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What is 'reach'?
Last Post 12/11/2013 11:44 PM by 79 pmooney. 6 Replies.
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GJanney

Posts:76

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12/11/2013 06:05 PM
When looking at a bike manufacturer's site, what am I supposed to understand from the 'REACH' measurement? I am trying to compare two bikes to determine which stem length to buy. I know I can compare the bike geometry (e.g. TT length) but am not sure what reach means or how I should factor that in to the equation.
Cosmic Kid

Posts:1109

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12/11/2013 06:33 PM
In short, reach is the distance from the center of the BB to a point at the front of the bike. That point can vary depending on what you want to measure. For a frame, it is to the centerline of the HT. You can also measure to your stem, or your brifter position. For a TT bike, you would measure to you pad position. See image below:

Just say "NO!" to WCP!!!!
GJanney

Posts:76

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12/11/2013 07:50 PM
CK - very helpful. Couple quick follow-on questions. The frames are different sizes (a friend's bikes) - a 60 cm and a 63 cm. That said, the TT lengths are 58.5 and 60 so he will need to compensate for those. I think from what you show above, I can take the reach from his original bike (63cm) and get a measurement which will help us determine the stem length he needs for the smaller frame. Odd question - what is a brifter? Brake/shifter (like Brangelina?)?
79pmooney

Posts:1119

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12/11/2013 08:22 PM
G, yes, good analogy! (Actually, I think of a brifter as someone you wouldn't want your daughter to date. I certainly don't allow them to hang out in my garage!)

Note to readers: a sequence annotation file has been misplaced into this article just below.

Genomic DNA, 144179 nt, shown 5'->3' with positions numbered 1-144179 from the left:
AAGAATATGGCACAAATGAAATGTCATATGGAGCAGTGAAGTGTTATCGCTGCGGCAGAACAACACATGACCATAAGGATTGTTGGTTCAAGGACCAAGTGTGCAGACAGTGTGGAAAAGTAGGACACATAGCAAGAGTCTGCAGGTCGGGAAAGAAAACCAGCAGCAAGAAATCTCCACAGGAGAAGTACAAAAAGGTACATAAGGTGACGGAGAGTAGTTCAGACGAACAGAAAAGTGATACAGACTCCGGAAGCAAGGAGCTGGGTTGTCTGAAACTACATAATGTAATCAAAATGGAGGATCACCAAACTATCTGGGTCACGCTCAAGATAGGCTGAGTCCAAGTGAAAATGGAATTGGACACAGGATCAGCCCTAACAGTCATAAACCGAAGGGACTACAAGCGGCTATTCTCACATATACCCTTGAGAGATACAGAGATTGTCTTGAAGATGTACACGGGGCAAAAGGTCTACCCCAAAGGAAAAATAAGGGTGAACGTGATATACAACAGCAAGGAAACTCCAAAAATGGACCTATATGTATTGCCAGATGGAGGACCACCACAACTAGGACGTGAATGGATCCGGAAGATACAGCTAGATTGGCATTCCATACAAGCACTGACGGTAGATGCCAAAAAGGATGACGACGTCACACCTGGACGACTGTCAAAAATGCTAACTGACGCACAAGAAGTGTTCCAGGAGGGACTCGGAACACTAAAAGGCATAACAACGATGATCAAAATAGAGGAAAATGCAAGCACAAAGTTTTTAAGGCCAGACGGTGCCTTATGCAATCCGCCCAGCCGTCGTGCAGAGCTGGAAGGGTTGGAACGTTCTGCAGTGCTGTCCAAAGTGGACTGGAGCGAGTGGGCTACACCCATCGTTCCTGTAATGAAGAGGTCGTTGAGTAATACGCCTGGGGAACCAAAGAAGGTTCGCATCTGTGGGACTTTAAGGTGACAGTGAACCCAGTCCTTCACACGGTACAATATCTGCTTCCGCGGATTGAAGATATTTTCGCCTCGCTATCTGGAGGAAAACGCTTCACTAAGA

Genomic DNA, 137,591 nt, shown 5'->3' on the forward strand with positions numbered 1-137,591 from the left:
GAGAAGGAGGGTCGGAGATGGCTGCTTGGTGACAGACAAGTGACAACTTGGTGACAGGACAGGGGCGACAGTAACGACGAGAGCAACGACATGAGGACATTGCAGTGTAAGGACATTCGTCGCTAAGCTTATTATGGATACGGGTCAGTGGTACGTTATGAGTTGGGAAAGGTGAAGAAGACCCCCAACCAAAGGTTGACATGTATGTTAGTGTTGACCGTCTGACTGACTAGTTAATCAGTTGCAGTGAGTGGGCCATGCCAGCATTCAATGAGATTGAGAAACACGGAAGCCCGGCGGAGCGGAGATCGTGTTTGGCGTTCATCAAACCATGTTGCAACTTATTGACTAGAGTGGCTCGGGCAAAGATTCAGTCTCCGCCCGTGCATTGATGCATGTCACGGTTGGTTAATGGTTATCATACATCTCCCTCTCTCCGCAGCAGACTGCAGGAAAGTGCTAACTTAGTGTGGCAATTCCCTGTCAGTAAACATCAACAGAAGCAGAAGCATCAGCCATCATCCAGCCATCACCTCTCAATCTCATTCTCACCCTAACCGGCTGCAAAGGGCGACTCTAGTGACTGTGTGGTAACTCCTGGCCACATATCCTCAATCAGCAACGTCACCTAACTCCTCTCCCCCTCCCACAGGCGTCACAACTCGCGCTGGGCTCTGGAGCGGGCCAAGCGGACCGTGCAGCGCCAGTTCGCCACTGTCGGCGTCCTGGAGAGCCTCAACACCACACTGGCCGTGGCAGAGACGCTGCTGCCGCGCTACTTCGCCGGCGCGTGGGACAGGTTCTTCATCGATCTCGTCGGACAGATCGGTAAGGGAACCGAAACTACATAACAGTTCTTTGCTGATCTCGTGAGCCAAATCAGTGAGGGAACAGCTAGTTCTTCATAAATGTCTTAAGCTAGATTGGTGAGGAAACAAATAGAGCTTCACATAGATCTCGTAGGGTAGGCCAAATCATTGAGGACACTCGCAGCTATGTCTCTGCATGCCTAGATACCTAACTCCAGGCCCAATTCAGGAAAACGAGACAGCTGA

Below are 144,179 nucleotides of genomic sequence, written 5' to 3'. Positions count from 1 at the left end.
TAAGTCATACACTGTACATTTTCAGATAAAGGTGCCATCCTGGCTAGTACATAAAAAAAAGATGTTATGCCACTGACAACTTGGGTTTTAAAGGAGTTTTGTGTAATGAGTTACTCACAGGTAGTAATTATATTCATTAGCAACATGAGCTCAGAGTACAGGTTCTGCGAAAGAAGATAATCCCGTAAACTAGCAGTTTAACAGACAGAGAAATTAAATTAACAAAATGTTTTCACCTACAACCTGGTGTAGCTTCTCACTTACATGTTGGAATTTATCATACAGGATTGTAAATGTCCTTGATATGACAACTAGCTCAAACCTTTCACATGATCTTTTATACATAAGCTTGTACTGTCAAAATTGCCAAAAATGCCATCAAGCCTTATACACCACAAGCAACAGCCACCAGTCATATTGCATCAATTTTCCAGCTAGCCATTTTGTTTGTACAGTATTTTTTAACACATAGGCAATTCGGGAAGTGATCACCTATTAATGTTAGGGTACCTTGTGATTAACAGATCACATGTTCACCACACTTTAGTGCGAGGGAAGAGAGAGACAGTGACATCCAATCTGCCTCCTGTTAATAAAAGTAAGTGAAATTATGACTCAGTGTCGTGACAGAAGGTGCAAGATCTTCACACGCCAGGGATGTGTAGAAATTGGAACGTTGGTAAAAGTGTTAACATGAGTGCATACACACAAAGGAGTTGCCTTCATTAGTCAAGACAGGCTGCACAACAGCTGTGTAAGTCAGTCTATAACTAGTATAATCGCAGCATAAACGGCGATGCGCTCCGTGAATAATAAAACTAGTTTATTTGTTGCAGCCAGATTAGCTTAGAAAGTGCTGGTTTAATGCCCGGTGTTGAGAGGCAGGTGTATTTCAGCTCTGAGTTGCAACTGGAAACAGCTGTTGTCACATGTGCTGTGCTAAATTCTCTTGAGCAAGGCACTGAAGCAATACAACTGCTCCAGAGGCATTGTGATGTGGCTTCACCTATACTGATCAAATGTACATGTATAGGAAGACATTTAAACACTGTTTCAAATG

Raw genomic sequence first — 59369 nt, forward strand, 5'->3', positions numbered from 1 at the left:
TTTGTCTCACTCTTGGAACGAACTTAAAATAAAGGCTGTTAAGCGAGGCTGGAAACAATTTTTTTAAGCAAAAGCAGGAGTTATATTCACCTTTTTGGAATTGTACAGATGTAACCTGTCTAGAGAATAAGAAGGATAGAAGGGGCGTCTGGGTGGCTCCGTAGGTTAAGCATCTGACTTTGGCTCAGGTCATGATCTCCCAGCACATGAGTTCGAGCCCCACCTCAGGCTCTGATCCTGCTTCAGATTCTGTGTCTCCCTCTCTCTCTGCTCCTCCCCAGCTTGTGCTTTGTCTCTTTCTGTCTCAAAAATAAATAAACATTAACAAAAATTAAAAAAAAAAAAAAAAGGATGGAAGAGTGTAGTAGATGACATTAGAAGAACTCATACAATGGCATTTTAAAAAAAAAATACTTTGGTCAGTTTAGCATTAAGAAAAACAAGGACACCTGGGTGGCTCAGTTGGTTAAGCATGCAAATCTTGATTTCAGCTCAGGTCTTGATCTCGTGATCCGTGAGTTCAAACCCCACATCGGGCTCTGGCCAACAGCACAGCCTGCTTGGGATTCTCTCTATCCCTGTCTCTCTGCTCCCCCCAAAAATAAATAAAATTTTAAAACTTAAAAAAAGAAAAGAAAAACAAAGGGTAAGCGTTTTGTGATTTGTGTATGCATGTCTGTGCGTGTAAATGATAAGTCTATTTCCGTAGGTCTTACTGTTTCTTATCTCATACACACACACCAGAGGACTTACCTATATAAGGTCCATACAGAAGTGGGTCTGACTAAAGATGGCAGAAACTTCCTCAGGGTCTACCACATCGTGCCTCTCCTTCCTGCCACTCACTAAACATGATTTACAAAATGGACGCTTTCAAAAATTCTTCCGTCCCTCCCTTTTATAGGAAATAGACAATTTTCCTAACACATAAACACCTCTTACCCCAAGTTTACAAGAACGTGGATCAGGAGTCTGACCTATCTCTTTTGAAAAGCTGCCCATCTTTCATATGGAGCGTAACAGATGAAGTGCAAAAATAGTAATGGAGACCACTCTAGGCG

Ben
79pmooney

Posts:1119

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12/11/2013 08:42 PM
There is one simplification this reach method assumes: that the shoes/cleats/pedals and hence ball of foot to pedal relationships are identical. This assumes that the circles spun by the feet around the BB axis are the same. Different crank lengths also change things, though many do not change their seat positions to accommodate different cranks.

Ben
Cosmic Kid

Posts:1109

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12/11/2013 10:51 PM
GJanney - yeah, a brifter is a STI / Ergopower brake lever / shifter.

And yes, you are correct - you can take the reach from one bike and use it to establish what stem length you will need for another, differently sized bike. The beauty of Stack & Reach is that it eliminates the variability of angles, etc. It is all based on horizontal distances from a fixed point - the BB.

IOW, two frames could have the same TT length, but different reaches due to differences in ST / HT angles. Using Reach is a much better measurement of frame size.

Ben, as I understand it, crank size does not affect Reach directly. It will impact saddle height, which will likely impact Stack, but not always Reach (at least not significantly). Yes, altering Stack will slightly impact Reach (thanks to the laws of geometry), but it is pretty insignificant.
Just say "NO!" to WCP!!!!
79pmooney

Posts:1119

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12/11/2013 11:44 PM
CK, headtube angles make basically VERY small differences unless the angles are very different and/or the distance from the toptube centerline to top of head tube is very large. (3+ inches from toptube CL to top of headtube and 5 degrees difference in rake only adds up to .7 cm of reach and that's a pretty extreme example.)

Seattube angles, however, make a real difference. (1 degree diff on a 57 cm seattube will move the top tub and reach almost a cm. Bikes that fit me have 74 seattube angles or steeper where 72.7 puts a normal post in the center of the rails. Hence a "normal" sounding toptube length puts my headset and stem well forward allowing the very long reaches I like. And, yes, my seatposts have a lot of setback!)

Ben
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